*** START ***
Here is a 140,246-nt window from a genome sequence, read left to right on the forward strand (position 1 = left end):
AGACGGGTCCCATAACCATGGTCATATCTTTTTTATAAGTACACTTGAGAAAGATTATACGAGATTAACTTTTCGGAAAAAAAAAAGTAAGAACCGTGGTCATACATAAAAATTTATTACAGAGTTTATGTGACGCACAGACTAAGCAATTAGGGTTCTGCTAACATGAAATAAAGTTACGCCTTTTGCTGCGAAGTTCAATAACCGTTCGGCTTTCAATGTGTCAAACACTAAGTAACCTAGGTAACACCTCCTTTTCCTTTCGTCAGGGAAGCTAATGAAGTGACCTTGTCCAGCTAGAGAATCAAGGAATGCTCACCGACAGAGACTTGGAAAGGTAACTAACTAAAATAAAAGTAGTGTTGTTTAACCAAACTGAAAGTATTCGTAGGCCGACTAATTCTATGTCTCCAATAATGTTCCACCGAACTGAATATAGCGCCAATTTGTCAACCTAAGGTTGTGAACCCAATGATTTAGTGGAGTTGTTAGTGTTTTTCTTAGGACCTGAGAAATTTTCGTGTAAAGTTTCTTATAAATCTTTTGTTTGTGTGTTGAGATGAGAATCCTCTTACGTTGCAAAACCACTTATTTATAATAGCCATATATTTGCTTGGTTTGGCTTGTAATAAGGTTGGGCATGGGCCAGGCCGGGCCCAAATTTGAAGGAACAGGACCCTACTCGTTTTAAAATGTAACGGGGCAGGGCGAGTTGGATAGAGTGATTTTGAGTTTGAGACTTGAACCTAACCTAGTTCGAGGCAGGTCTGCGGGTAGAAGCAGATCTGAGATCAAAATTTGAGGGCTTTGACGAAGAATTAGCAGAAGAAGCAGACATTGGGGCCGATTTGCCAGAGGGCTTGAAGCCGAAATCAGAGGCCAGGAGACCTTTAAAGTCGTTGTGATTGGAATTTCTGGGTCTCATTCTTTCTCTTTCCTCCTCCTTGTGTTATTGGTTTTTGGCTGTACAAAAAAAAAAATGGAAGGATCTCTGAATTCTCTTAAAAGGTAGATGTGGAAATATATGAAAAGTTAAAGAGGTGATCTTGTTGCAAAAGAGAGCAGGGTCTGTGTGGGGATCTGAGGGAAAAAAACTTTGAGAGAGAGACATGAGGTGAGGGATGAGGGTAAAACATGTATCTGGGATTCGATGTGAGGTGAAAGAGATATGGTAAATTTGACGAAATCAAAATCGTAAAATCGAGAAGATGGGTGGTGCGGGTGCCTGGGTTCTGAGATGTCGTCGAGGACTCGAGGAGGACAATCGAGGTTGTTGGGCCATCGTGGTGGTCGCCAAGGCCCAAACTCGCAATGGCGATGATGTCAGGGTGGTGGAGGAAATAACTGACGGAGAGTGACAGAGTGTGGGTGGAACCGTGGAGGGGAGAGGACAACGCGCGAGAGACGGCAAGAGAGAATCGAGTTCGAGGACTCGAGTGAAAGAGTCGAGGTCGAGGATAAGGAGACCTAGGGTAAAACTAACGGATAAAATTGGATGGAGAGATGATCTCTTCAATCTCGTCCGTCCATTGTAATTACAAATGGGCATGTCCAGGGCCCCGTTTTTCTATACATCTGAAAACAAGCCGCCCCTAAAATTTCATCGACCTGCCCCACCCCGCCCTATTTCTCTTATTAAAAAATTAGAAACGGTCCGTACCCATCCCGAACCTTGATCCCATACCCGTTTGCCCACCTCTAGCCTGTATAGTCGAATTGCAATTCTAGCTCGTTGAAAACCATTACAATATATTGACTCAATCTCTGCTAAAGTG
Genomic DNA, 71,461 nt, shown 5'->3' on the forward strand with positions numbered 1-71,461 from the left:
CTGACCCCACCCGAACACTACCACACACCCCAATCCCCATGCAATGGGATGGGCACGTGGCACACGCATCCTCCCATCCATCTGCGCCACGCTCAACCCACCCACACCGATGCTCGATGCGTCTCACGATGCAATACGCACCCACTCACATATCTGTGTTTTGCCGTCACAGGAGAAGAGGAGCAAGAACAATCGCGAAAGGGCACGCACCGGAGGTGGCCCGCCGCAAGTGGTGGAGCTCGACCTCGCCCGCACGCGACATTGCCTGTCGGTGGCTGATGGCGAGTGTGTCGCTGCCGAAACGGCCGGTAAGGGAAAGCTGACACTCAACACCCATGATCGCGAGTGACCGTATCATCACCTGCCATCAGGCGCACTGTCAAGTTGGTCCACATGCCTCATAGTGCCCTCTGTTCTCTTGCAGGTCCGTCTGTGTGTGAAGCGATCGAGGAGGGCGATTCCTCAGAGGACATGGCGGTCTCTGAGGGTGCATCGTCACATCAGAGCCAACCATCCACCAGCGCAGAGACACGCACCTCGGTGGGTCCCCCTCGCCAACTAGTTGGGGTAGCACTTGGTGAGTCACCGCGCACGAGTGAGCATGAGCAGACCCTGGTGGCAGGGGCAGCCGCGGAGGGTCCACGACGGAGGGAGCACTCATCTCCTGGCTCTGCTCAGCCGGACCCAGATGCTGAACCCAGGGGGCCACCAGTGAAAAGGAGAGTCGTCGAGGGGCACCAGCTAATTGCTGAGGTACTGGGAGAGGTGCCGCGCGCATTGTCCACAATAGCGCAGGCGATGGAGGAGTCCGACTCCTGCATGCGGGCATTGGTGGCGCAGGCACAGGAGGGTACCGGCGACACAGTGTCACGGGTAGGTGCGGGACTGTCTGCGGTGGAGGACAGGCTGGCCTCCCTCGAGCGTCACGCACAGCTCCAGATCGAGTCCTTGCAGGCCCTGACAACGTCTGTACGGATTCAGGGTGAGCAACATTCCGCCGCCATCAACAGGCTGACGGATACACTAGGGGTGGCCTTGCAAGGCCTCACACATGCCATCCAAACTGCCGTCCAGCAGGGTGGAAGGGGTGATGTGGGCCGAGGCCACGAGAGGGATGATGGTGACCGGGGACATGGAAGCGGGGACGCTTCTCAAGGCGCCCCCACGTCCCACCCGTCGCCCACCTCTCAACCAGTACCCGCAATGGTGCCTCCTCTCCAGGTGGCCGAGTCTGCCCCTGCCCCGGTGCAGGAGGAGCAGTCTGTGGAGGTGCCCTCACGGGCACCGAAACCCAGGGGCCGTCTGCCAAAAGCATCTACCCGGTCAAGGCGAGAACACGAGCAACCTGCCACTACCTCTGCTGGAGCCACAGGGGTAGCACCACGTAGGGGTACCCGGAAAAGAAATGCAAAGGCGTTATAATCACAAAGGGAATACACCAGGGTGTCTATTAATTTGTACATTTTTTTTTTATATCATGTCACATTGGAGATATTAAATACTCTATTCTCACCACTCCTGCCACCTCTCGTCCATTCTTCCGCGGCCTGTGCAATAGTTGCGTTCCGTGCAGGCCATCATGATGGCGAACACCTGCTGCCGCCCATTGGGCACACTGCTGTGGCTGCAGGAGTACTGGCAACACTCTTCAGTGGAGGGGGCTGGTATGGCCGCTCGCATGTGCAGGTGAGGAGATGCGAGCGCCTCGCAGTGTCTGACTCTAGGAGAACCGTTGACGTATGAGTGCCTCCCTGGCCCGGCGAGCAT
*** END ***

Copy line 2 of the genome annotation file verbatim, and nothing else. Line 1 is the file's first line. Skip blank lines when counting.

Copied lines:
AGACGGGTCCCATAACCATGGTCATATCTTTTTTATAAGTACACTTGAGAAAGATTATACGAGATTAACTTTTCGGAAAAAAAAAAGTAAGAACCGTGGTCATACATAAAAATTTATTACAGAGTTTATGTGACGCACAGACTAAGCAATTAGGGTTCTGCTAACATGAAATAAAGTTACGCCTTTTGCTGCGAAGTTCAATAACCGTTCGGCTTTCAATGTGTCAAACACTAAGTAACCTAGGTAACACCTCCTTTTCCTTTCGTCAGGGAAGCTAATGAAGTGACCTTGTCCAGCTAGAGAATCAAGGAATGCTCACCGACAGAGACTTGGAAAGGTAACTAACTAAAATAAAAGTAGTGTTGTTTAACCAAACTGAAAGTATTCGTAGGCCGACTAATTCTATGTCTCCAATAATGTTCCACCGAACTGAATATAGCGCCAATTTGTCAACCTAAGGTTGTGAACCCAATGATTTAGTGGAGTTGTTAGTGTTTTTCTTAGGACCTGAGAAATTTTCGTGTAAAGTTTCTTATAAATCTTTTGTTTGTGTGTTGAGATGAGAATCCTCTTACGTTGCAAAACCACTTATTTATAATAGCCATATATTTGCTTGGTTTGGCTTGTAATAAGGTTGGGCATGGGCCAGGCCGGGCCCAAATTTGAAGGAACAGGACCCTACTCGTTTTAAAATGTAACGGGGCAGGGCGAGTTGGATAGAGTGATTTTGAGTTTGAGACTTGAACCTAACCTAGTTCGAGGCAGGTCTGCGGGTAGAAGCAGATCTGAGATCAAAATTTGAGGGCTTTGACGAAGAATTAGCAGAAGAAGCAGACATTGGGGCCGATTTGCCAGAGGGCTTGAAGCCGAAATCAGAGGCCAGGAGACCTTTAAAGTCGTTGTGATTGGAATTTCTGGGTCTCATTCTTTCTCTTTCCTCCTCCTTGTGTTATTGGTTTTTGGCTGTACAAAAAAAAAAATGGAAGGATCTCTGAATTCTCTTAAAAGGTAGATGTGGAAATATATGAAAAGTTAAAGAGGTGATCTTGTTGCAAAAGAGAGCAGGGTCTGTGTGGGGATCTGAGGGAAAAAAACTTTGAGAGAGAGACATGAGGTGAGGGATGAGGGTAAAACATGTATCTGGGATTCGATGTGAGGTGAAAGAGATATGGTAAATTTGACGAAATCAAAATCGTAAAATCGAGAAGATGGGTGGTGCGGGTGCCTGGGTTCTGAGATGTCGTCGAGGACTCGAGGAGGACAATCGAGGTTGTTGGGCCATCGTGGTGGTCGCCAAGGCCCAAACTCGCAATGGCGATGATGTCAGGGTGGTGGAGGAAATAACTGACGGAGAGTGACAGAGTGTGGGTGGAACCGTGGAGGGGAGAGGACAACGCGCGAGAGACGGCAAGAGAGAATCGAGTTCGAGGACTCGAGTGAAAGAGTCGAGGTCGAGGATAAGGAGACCTAGGGTAAAACTAACGGATAAAATTGGATGGAGAGATGATCTCTTCAATCTCGTCCGTCCATTGTAATTACAAATGGGCATGTCCAGGGCCCCGTTTTTCTATACATCTGAAAACAAGCCGCCCCTAAAATTTCATCGACCTGCCCCACCCCGCCCTATTTCTCTTATTAAAAAATTAGAAACGGTCCGTACCCATCCCGAACCTTGATCCCATACCCGTTTGCCCACCTCTAGCCTGTATAGTCGAATTGCAATTCTAGCTCGTTGAAAACCATTACAATATATTGACTCAATCTCTGCTAAAGTG